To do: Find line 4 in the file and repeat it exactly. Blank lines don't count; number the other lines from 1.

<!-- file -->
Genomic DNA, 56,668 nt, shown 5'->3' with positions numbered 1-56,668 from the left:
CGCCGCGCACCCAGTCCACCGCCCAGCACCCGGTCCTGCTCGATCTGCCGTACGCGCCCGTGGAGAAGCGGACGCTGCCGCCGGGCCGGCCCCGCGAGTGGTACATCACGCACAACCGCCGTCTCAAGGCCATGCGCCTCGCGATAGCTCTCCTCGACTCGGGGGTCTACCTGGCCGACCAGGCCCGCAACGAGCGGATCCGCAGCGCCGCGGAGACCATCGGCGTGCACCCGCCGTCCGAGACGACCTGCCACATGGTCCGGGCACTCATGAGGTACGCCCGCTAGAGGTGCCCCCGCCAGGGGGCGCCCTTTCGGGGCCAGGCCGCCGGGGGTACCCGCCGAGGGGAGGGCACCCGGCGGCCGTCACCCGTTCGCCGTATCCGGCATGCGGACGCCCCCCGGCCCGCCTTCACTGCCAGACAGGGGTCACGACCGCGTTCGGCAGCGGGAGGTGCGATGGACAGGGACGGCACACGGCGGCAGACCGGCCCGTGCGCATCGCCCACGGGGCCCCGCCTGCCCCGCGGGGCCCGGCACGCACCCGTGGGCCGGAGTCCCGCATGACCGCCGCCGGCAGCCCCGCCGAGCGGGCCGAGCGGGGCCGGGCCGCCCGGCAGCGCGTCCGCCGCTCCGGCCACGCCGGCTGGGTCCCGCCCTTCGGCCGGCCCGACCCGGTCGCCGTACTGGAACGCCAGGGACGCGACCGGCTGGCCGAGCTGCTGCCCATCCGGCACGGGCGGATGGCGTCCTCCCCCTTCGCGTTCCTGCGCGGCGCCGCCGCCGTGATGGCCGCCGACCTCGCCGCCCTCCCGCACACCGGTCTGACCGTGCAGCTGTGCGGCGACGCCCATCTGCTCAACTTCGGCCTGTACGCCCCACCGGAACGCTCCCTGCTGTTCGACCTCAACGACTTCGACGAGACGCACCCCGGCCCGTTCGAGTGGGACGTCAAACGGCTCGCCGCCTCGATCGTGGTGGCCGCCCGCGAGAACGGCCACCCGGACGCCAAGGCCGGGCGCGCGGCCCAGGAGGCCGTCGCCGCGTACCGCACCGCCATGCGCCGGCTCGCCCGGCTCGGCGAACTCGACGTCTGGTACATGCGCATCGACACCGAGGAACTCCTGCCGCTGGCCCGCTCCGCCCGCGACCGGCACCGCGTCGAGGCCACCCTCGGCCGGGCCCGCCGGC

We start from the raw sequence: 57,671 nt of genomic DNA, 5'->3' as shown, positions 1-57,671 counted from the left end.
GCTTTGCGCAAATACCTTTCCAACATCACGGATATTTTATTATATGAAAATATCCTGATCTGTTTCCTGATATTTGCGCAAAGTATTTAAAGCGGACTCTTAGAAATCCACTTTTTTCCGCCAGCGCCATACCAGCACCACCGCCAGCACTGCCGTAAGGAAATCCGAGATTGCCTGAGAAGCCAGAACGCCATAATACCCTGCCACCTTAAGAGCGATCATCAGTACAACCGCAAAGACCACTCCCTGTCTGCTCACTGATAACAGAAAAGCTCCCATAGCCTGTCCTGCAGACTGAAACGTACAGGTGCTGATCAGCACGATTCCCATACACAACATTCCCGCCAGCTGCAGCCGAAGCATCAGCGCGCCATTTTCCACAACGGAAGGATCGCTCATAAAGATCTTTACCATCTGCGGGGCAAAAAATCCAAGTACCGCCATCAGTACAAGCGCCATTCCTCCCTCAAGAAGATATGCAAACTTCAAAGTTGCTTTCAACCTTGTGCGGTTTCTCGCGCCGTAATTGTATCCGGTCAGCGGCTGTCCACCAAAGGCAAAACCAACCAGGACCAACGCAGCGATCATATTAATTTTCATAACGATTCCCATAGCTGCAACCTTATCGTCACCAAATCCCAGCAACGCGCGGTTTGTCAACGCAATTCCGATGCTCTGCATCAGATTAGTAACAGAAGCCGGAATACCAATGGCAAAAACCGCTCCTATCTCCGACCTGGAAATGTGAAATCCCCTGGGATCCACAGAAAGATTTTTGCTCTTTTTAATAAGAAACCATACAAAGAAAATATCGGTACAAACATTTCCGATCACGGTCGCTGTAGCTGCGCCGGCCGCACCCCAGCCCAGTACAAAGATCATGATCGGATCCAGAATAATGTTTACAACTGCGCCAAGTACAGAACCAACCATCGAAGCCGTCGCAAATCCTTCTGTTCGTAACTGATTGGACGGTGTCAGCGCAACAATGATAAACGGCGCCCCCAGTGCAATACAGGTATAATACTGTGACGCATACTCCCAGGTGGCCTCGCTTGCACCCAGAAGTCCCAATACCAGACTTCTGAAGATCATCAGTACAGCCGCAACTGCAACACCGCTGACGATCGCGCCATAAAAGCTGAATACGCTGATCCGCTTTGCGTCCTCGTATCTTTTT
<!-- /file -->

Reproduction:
GCTTTGCGCAAATACCTTTCCAACATCACGGATATTTTATTATATGAAAATATCCTGATCTGTTTCCTGATATTTGCGCAAAGTATTTAAAGCGGACTCTTAGAAATCCACTTTTTTCCGCCAGCGCCATACCAGCACCACCGCCAGCACTGCCGTAAGGAAATCCGAGATTGCCTGAGAAGCCAGAACGCCATAATACCCTGCCACCTTAAGAGCGATCATCAGTACAACCGCAAAGACCACTCCCTGTCTGCTCACTGATAACAGAAAAGCTCCCATAGCCTGTCCTGCAGACTGAAACGTACAGGTGCTGATCAGCACGATTCCCATACACAACATTCCCGCCAGCTGCAGCCGAAGCATCAGCGCGCCATTTTCCACAACGGAAGGATCGCTCATAAAGATCTTTACCATCTGCGGGGCAAAAAATCCAAGTACCGCCATCAGTACAAGCGCCATTCCTCCCTCAAGAAGATATGCAAACTTCAAAGTTGCTTTCAACCTTGTGCGGTTTCTCGCGCCGTAATTGTATCCGGTCAGCGGCTGTCCACCAAAGGCAAAACCAACCAGGACCAACGCAGCGATCATATTAATTTTCATAACGATTCCCATAGCTGCAACCTTATCGTCACCAAATCCCAGCAACGCGCGGTTTGTCAACGCAATTCCGATGCTCTGCATCAGATTAGTAACAGAAGCCGGAATACCAATGGCAAAAACCGCTCCTATCTCCGACCTGGAAATGTGAAATCCCCTGGGATCCACAGAAAGATTTTTGCTCTTTTTAATAAGAAACCATACAAAGAAAATATCGGTACAAACATTTCCGATCACGGTCGCTGTAGCTGCGCCGGCCGCACCCCAGCCCAGTACAAAGATCATGATCGGATCCAGAATAATGTTTACAACTGCGCCAAGTACAGAACCAACCATCGAAGCCGTCGCAAATCCTTCTGTTCGTAACTGATTGGACGGTGTCAGCGCAACAATGATAAACGGCGCCCCCAGTGCAATACAGGTATAATACTGTGACGCATACTCCCAGGTGGCCTCGCTTGCACCCAGAAGTCCCAATACCAGACTTCTGAAGATCATCAGTACAGCCGCAACTGCAACACCGCTGACGATCGCGCCATAAAAGCTGAATACGCTGATCCGCTTTGCGTCCTCGTATCTTTTT